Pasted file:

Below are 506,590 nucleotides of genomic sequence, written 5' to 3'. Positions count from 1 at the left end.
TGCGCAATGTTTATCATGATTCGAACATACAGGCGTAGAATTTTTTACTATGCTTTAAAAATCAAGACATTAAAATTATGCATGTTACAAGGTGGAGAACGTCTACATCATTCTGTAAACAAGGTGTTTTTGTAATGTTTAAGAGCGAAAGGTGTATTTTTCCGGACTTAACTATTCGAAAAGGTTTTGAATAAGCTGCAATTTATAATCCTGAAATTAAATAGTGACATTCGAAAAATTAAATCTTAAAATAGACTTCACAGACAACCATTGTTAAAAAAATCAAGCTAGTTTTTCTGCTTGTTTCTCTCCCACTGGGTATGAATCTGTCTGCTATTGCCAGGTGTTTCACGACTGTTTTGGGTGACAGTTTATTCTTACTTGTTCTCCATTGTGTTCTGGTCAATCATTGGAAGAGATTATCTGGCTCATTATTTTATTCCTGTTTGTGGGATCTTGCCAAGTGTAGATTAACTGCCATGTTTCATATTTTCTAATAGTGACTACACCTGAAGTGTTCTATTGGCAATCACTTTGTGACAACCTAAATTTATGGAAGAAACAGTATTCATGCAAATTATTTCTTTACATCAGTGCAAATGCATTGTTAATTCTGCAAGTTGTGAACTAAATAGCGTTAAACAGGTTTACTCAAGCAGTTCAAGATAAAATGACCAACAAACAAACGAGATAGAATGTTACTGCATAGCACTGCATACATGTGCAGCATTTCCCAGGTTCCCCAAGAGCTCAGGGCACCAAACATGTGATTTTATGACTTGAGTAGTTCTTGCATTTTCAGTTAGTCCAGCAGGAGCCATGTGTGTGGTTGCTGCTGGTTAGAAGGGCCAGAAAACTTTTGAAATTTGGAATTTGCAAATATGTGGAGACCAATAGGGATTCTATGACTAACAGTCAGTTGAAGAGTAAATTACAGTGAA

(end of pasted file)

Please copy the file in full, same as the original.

Below are 506,590 nucleotides of genomic sequence, written 5' to 3'. Positions count from 1 at the left end.
TGCGCAATGTTTATCATGATTCGAACATACAGGCGTAGAATTTTTTACTATGCTTTAAAAATCAAGACATTAAAATTATGCATGTTACAAGGTGGAGAACGTCTACATCATTCTGTAAACAAGGTGTTTTTGTAATGTTTAAGAGCGAAAGGTGTATTTTTCCGGACTTAACTATTCGAAAAGGTTTTGAATAAGCTGCAATTTATAATCCTGAAATTAAATAGTGACATTCGAAAAATTAAATCTTAAAATAGACTTCACAGACAACCATTGTTAAAAAAATCAAGCTAGTTTTTCTGCTTGTTTCTCTCCCACTGGGTATGAATCTGTCTGCTATTGCCAGGTGTTTCACGACTGTTTTGGGTGACAGTTTATTCTTACTTGTTCTCCATTGTGTTCTGGTCAATCATTGGAAGAGATTATCTGGCTCATTATTTTATTCCTGTTTGTGGGATCTTGCCAAGTGTAGATTAACTGCCATGTTTCATATTTTCTAATAGTGACTACACCTGAAGTGTTCTATTGGCAATCACTTTGTGACAACCTAAATTTATGGAAGAAACAGTATTCATGCAAATTATTTCTTTACATCAGTGCAAATGCATTGTTAATTCTGCAAGTTGTGAACTAAATAGCGTTAAACAGGTTTACTCAAGCAGTTCAAGATAAAATGACCAACAAACAAACGAGATAGAATGTTACTGCATAGCACTGCATACATGTGCAGCATTTCCCAGGTTCCCCAAGAGCTCAGGGCACCAAACATGTGATTTTATGACTTGAGTAGTTCTTGCATTTTCAGTTAGTCCAGCAGGAGCCATGTGTGTGGTTGCTGCTGGTTAGAAGGGCCAGAAAACTTTTGAAATTTGGAATTTGCAAATATGTGGAGACCAATAGGGATTCTATGACTAACAGTCAGTTGAAGAGTAAATTACAGTGAA